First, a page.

Well, almost none: many users, myself included, report a slight leaking problem, particularly at that closed setting, which can be a bit of a mess. Wrecking Ball Coffee Roasters, the tiny company which makes the December Dripper along with Korea’s CSBC, made an endearing video of how to fix it, by tapping it flat with a hammer—Yikes!—and more recent productions are said to have addressed the issue.
I brought the dripper over to Seattle’s revered Empire Espresso and ran a set of tests with co-owner Ian Peters. First, we set our constants: 18 grams of Kuma Coffee’s Guatemalan “Felicidad,” fresh-ground to that coarse-sand consistency, with 250 ml of water heated to 204 degrees Fahrenheit.
We pre-infused the grounds (aka “wetting”) with the flow wide open on setting 3, then moved on to the main pour, which made for a cup with a clean, light, and juicy flavor, and a pleasing acidic finish, making it Peters’s immediate favorite. My preference was the next cup, where we set the dripper to the slowest flow rate (number one), which gave it more of the toasty notes I like.
“With either of our favorites you’d say, ‘That’s a great cup of coffee,’” said Peters.
Next, we tried Empire’s own Ethiopia Guji Kercha roast. We made one cup with the Kalita Wave 155, then one cup at each of the December Dripper’s settings, with Peters giving them a 30-second pre-infusion, then a slow, steady pour until the mug was full. Unsurprisingly, the Kalita and the number two position on the December Dripper had similar results. While the wide-open setting (number three) was almost visibly too fast a pour for this setup and it produced a thin and vegetal cup, the slowest setting (number one) made for a sweet, smooth coffee with a pleasing acidity.
The day before, Peters had wondered aloud if he really saw the value in the Dripper, but now, the value was clear.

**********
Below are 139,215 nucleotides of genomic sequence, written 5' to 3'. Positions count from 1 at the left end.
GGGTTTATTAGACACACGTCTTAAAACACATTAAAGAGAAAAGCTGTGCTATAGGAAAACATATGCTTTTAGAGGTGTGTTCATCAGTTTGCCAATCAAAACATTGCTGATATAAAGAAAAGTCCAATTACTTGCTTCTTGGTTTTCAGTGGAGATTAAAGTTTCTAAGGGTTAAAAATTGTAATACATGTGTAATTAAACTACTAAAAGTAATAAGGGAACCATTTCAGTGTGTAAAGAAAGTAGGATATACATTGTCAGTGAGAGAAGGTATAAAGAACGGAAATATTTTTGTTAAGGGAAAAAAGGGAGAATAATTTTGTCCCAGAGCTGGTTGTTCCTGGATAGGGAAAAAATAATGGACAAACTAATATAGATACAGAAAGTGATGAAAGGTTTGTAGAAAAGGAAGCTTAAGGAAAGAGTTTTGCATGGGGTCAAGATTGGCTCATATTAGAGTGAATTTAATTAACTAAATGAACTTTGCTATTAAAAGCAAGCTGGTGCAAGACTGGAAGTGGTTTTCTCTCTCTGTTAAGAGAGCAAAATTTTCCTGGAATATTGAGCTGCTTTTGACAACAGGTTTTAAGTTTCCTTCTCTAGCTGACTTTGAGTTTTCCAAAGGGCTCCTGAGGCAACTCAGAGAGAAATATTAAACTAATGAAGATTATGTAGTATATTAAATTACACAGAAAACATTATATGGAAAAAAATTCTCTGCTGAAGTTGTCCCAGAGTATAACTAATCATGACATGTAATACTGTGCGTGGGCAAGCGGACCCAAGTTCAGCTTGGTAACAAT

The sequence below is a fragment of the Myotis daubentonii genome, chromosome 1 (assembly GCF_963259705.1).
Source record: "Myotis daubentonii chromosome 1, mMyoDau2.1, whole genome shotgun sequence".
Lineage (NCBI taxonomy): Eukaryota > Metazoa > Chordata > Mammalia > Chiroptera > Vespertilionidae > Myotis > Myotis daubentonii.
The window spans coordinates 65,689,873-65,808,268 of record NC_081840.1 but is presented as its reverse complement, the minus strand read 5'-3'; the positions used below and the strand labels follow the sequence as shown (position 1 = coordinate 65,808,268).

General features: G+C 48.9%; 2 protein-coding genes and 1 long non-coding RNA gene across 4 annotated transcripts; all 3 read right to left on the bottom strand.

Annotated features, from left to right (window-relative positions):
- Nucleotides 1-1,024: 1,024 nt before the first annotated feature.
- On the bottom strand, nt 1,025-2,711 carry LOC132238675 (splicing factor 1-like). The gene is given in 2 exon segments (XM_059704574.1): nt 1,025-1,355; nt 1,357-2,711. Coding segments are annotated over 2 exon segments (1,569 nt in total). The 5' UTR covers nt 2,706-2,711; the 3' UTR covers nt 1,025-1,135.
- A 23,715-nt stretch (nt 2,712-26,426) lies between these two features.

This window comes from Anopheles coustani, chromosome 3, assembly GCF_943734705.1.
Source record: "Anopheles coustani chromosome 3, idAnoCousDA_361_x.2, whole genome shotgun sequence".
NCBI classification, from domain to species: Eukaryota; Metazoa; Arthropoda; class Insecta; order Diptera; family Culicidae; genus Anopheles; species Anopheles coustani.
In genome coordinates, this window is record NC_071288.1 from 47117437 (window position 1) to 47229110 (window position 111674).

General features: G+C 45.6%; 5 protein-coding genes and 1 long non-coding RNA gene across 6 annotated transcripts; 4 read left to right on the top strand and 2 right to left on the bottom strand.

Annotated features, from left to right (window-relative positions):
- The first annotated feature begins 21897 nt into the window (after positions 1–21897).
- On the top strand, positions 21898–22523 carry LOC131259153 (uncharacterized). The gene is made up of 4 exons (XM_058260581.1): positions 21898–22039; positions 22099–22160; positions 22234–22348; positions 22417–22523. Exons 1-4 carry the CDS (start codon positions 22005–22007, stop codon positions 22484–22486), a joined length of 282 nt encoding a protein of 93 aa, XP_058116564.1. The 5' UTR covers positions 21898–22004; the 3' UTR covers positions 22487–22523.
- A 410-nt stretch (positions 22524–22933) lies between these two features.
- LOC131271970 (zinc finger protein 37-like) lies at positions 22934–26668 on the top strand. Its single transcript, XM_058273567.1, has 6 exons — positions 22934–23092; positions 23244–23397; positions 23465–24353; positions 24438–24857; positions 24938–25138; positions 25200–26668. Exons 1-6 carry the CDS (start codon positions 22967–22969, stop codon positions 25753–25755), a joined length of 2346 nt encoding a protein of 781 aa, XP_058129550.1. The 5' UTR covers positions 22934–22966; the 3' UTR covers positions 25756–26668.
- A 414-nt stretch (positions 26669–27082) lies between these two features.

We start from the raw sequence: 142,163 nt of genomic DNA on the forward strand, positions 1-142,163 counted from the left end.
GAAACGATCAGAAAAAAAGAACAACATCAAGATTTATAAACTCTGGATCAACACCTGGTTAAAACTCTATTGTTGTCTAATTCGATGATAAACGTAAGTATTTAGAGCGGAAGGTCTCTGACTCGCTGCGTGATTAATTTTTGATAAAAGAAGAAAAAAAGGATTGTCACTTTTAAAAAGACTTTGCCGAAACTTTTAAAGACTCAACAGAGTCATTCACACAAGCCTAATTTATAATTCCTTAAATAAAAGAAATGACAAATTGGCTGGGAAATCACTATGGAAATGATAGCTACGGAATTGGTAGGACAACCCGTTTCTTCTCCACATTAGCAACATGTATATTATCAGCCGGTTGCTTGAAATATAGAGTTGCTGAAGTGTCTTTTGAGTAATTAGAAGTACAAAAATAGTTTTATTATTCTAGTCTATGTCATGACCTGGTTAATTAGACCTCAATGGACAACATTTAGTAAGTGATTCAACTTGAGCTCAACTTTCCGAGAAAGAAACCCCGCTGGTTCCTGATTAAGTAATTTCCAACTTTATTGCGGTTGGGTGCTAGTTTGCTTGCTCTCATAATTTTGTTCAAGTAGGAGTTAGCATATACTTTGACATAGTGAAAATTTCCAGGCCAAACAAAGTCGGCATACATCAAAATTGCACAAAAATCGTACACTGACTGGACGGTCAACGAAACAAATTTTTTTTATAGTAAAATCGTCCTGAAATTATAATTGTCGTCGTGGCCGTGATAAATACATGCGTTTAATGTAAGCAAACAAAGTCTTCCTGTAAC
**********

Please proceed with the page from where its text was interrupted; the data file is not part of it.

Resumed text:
“I don’t know what you’d do to make a better cup,” he said. “I’d buy this just to keep it on the slow setting.”
At home, I tested with a darker roast, which isn’t always the favorite of pour-over fanatics, but as it’s my preferred roast, it made for less distracting testing for me. In three trials, the only variable I changed was the openings in the December Dripper. Setting one—the slowest flow—was overly bitter and setting two was a bit too toasty, while setting three tasted rounder with a pleasing aftertaste, a clear favorite. Wrecking Ball’s Nick Cho’s rule of thumb is to try to have a dark roast pour done in under three minutes and lighter roasts between three and four minutes.
Now that I had my preferred flow rate for my dark roast, I could choose to call it good or keep on tinkering, locking in the dripper’s setting and tweaking a different variables like bean weight, ground size, or water temperature. Regardless, as in the testing with Peters, a little bit of experimenting in my own kitchen had already led to a great cup.
There are a few other things worth mentioning: In the stainless steel model that I reviewed, a lack of contrast between the indicator marks and the walls of the dripper made it tricky to which setting I was on, but more recent models use black laser etching for better visibility. There is also a special gasket available for purchase for an extra-slow flow.
Whether or not you should buy one depends on what kind of coffee fanatic you are. If you’re in it for the ritual and already have a pour-over setup that feels dialed in, why bother? If however, you’re more into the control and enjoy mixing up the variables, the December Dripper is a great tool to take on the quest to find your version of perfection.